The ones in San Francisco tend to end with scores like 4-2, 2-1, or, in one wild case last year, 8-5. In Denver, it's predictably a free-for-all. There are normal games, to be sure, but the Giants also won one game last year at Coors Field by a score of 19-2. Another win was 11-8, and there was a 12-11 loss mixed in. 

That's the norm in the season series every year, with wild swings depending on where they play. There's just one real exception, and you know him well. Extrapolate Nolan Arenado's career stats at Oracle Park over a full season and you have 29 homers, 45 doubles and 95 RBI, albeit it with a .819 OPS that's nearly 200 points lower than his career mark at home.

Arenado breaks Giants' hearts no matter where he faces them, and they'll see the digital version of the third baseman in tonight's PlayStation simulation on NBC Sports Bay Area. Tonight's game would have been played in San Francisco, so it likely would have been low-scoring. 

But the Giants-Rockies matchup got us thinking: Which Giants would benefit most from switching ballparks? If you go through the roster, there are some serious outliers. Here are five Giants who stood out for their career numbers at Coors:

Buster Posey

Put Posey on the Rockies for a full season and he might take a run at his second MVP award. In 73 career games at Coors Field, Posey has a .368 average, .435 OBP and .610 slugging percentage that's 172 points higher than his mark in home games. He has 14 homers, his most in any ballpark other than Oracle. 

It all makes perfect sense. Posey has a middle-of-the-field approach, and while Coors is known for being a launching pad, it also has a massive outfield that provides Posey plenty of green to aim at. His .368 average there is the highest among active players and sixth-highest in the ballpark's history for players with more than 250 at-bats.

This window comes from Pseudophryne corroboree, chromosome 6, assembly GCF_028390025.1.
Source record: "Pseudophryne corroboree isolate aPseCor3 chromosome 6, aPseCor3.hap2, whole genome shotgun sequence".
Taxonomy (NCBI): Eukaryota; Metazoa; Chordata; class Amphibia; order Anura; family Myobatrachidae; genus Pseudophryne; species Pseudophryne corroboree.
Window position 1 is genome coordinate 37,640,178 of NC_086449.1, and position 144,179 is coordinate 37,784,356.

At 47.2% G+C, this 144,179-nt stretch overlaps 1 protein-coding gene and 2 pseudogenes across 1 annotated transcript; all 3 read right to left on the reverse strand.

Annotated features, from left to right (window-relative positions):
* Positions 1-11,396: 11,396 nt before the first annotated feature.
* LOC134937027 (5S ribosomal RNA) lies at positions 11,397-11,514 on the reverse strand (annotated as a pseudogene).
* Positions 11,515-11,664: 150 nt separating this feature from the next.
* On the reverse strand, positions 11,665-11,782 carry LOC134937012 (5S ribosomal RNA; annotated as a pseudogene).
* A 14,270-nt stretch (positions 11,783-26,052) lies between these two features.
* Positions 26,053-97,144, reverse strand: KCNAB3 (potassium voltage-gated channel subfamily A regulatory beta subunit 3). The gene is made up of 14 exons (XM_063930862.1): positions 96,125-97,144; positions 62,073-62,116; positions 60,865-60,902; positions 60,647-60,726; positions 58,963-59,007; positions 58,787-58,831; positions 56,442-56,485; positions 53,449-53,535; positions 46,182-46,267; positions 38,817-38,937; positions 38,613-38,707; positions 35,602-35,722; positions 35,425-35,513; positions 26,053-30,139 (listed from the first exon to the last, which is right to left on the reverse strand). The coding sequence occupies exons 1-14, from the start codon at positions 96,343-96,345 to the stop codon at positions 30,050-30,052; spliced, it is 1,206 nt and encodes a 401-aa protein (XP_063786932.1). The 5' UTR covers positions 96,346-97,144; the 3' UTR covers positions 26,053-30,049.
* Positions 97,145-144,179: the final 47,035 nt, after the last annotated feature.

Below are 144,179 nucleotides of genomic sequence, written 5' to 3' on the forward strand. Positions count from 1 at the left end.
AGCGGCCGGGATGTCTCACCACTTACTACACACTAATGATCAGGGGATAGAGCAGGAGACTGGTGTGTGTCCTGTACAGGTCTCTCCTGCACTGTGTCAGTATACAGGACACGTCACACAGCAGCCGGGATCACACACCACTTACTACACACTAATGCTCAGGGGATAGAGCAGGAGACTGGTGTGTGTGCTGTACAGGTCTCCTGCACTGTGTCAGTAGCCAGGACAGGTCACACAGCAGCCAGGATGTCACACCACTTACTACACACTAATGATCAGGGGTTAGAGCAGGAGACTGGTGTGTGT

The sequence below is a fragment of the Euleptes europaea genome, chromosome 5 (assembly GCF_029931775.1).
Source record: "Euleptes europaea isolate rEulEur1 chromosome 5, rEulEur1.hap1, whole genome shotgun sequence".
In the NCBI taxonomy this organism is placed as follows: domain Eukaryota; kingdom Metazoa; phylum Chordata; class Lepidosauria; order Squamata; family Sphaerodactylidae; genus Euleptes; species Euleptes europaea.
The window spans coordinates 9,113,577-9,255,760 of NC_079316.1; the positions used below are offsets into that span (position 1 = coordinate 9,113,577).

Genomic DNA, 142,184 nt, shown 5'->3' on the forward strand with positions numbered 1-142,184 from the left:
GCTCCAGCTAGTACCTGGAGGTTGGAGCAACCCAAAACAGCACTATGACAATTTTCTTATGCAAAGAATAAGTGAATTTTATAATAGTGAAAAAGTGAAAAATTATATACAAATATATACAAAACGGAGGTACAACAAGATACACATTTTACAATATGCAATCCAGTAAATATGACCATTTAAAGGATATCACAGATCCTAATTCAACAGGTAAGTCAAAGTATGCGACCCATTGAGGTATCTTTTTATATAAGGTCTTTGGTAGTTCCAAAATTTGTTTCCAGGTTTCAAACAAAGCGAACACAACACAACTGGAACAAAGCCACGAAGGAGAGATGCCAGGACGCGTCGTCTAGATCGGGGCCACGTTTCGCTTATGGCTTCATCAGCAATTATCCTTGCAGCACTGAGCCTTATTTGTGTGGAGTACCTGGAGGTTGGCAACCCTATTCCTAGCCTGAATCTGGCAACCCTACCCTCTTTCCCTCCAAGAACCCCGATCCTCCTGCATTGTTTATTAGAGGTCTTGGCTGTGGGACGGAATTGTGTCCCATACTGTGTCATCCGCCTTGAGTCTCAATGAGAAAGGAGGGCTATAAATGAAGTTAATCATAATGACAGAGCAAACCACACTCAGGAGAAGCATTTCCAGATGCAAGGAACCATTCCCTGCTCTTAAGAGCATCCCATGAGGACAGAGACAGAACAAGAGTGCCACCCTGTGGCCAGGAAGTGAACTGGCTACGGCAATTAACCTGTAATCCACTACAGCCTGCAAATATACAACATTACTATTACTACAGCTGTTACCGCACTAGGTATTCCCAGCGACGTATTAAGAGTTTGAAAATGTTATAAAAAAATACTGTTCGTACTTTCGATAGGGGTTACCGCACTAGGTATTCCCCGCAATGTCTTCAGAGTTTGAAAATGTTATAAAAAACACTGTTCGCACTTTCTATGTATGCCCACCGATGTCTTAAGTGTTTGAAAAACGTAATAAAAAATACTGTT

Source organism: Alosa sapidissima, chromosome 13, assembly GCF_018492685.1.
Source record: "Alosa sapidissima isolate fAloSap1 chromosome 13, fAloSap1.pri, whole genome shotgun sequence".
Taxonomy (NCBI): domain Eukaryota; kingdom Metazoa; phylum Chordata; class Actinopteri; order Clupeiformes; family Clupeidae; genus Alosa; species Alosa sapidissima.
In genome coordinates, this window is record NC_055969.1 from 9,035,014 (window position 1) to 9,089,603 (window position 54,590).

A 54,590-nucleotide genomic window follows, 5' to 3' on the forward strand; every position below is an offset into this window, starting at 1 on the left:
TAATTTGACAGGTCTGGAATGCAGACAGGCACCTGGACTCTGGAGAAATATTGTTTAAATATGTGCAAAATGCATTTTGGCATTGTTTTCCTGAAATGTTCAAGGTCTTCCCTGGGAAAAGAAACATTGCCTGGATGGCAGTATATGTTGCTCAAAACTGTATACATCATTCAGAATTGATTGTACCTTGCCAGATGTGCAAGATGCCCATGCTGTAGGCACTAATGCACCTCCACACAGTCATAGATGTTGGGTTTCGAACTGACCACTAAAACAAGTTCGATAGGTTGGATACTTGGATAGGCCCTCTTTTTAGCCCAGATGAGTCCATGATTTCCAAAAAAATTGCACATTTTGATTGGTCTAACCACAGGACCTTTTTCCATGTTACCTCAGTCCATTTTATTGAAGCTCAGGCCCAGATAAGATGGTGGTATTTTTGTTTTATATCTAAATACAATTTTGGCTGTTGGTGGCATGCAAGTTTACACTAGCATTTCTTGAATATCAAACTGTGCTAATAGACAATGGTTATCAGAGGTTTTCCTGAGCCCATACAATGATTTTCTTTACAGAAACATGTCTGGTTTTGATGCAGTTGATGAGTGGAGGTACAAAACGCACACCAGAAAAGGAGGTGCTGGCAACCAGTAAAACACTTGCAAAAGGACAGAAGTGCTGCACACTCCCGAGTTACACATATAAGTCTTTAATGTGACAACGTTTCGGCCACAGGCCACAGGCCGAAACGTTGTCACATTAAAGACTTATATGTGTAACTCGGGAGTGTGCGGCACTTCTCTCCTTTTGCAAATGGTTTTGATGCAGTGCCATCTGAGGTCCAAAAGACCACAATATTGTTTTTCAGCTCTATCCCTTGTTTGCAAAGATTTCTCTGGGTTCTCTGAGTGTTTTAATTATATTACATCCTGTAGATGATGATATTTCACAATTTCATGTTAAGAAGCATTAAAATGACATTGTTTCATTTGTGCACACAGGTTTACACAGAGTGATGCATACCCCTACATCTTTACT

The ballpark was particularly helpful in 2012 when he won his MVP award. Posey went 16-for-33 in Denver that year with three homers and nine RBI. 

[GIANTS INSIDER PODCAST: Listen to the latest episode]

Donovan Solano

Like Posey, this veteran infielder has a solid approach that's tailor-made for the outfield at Coors. Solano went 9-for-18 last year with three homers and five RBI. He first played there in 2012, and overall he has a .306/.328/.597 slash line as a visitor.

Last year's demolition of Coors helped Solano become just the second player since 1979 to hit .400 on the road (minimum 100 plate appearances). He hit .402, joining Ichiro, who batted .405 on the road in 2004. 

Billy Hamilton 

There are others with better numbers -- most notably, Mike Yastrzemski loved Coors as a rookie -- but the new Giants center fielder stands out because he has never been known for his bat. At Coors Field, however, Hamilton has an .875 OPS in 18 games and a .382 OBP that's well above his low career mark (.297). 

Hamilton has never homered at Coors but has six doubles and two triples. He is a perfect 8-for-8 stealing bases. He's a perfect fit for the ballpark defensively, something that'll be fun to watch if the Giants ever make it there this summer. A ball in the gap could put us on inside-the-park watch, too. 

Evan Longoria

He has played most of his career in the American League, but he definitely took advantage of those rare trips to Coors Field, picking up 13 hits and three homers in nine games there while with the Rays. 

Longoria has kept that going as a Giant, and overall he's a .347 hitter in 18 starts at Coors Field, with a .405 OBP, .636 slugging percentage and six homers. Longoria even has four triples, his most in any ballpark other than Tropicana Field. 

[RELATED: Could Luciano make Giants roster? Zaidi considering it]

Wilmer Flores

Gabe Kapler will have some appealing options at first base for his first trip to Denver as a Giant. Brandon Belt has 10 career homers there, including a shot into the third deck a few years ago:

Flores, the right-handed newcomer, has had even more success from an OPS standpoint. He has a 1.054 mark in 15 career games in Denver, buoyed by a .423 on-base percentage. He has driven in 13 runs in just 46 at-bats there.